alpine 3.6
access weakness #104

1

Weakness Breakdown


Definition:

An access weakness occurs when software does not properly implement permissions that could have unintended consequences if exploited by malicious actors. An example of this weakness is when a default username and password are set by the developer but do not get changed by the system administrator.

Warning code(s):

Ensure that umask is given most restrictive possible setting.

File Name:

postgresql-bdr-extension/src/bdr-1.0.2/pg_dump/pg_backup_tar.c

Context:

The highlighted line of code below is the trigger point of this particular Alpine 3.6 access weakness.

 
#ifdef HAVE_LIBZ

		if (AH->compression == 0)
			tm->nFH = ctx->tarFH;
		else
			exit_horribly(modulename, "compression is not supported by tar archive format\n");
		/* tm->zFH = gzdopen(dup(fileno(ctx->tarFH)), "rb"); */
#else
		tm->nFH = ctx->tarFH;
#endif
	}
	else
	{
		int			old_umask;

		tm = pg_malloc0(sizeof(TAR_MEMBER));

		/*
		 * POSIX does not require, but permits, tmpfile() to restrict file
		 * permissions.  Given an OS crash after we write data, the filesystem
		 * might retain the data but forget tmpfile()'s unlink().  If so, the
		 * file mode protects confidentiality of the data written.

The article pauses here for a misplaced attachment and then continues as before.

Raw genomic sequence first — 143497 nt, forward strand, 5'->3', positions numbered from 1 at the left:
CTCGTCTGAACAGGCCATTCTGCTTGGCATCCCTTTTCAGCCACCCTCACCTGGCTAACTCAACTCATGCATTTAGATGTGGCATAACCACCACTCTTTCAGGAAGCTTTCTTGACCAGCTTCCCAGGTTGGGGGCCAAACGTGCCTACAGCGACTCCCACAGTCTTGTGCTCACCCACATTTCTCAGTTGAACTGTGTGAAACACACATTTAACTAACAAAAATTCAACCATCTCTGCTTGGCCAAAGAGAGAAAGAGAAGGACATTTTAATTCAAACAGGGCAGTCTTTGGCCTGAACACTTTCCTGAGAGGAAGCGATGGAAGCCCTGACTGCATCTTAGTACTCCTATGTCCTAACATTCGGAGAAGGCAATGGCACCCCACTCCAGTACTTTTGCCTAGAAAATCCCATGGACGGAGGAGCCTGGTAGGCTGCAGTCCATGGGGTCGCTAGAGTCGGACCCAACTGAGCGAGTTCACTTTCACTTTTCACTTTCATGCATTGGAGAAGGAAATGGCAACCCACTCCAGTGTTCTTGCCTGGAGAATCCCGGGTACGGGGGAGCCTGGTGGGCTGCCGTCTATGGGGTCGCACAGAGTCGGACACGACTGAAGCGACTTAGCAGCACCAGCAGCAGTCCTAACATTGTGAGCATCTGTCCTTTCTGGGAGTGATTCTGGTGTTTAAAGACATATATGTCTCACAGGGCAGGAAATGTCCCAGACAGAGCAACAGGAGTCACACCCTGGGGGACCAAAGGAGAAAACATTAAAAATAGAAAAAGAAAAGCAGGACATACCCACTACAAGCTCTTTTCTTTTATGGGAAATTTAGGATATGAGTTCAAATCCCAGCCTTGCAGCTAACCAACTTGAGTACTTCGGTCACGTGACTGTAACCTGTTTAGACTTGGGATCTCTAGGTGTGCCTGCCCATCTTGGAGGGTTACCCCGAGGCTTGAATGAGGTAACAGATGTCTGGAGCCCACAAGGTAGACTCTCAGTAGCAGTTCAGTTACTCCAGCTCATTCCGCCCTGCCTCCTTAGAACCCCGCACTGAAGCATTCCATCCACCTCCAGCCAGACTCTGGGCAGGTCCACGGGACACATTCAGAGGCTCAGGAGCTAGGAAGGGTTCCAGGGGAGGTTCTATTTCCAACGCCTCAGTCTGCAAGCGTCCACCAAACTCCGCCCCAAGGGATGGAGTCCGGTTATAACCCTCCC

*/
		old_umask = umask(S_IRWXG | S_IRWXO);

#ifndef WIN32
		tm->tmpFH = tmpfile();
#else

		/*
		 * On WIN32, tmpfile() generates a filename in the root directory,
		 * which requires administrative permissions on certain systems. Loop
		 * until we find a unique file name we can create.
		 */
		while (1)
		{
			char	   *name;
			int			fd;

			name = _tempnam(NULL, "pg_temp_");
			if (name == NULL)
				break;
			fd = open(name, O_RDWR | O_CREAT | O_EXCL | O_BINARY |
					  O_TEMPORARY, S_IRUSR | S_IWUSR);
			free(name);

			if (fd != -1)		/* created a file */
			{
				tm->tmpFH = fdopen(fd, "w+b"); 

The registered trademark Linux® is used pursuant to a sublicense from the Linux Foundation, the exclusive licensee of Linus Torvalds, owner of the mark on a world­wide basis.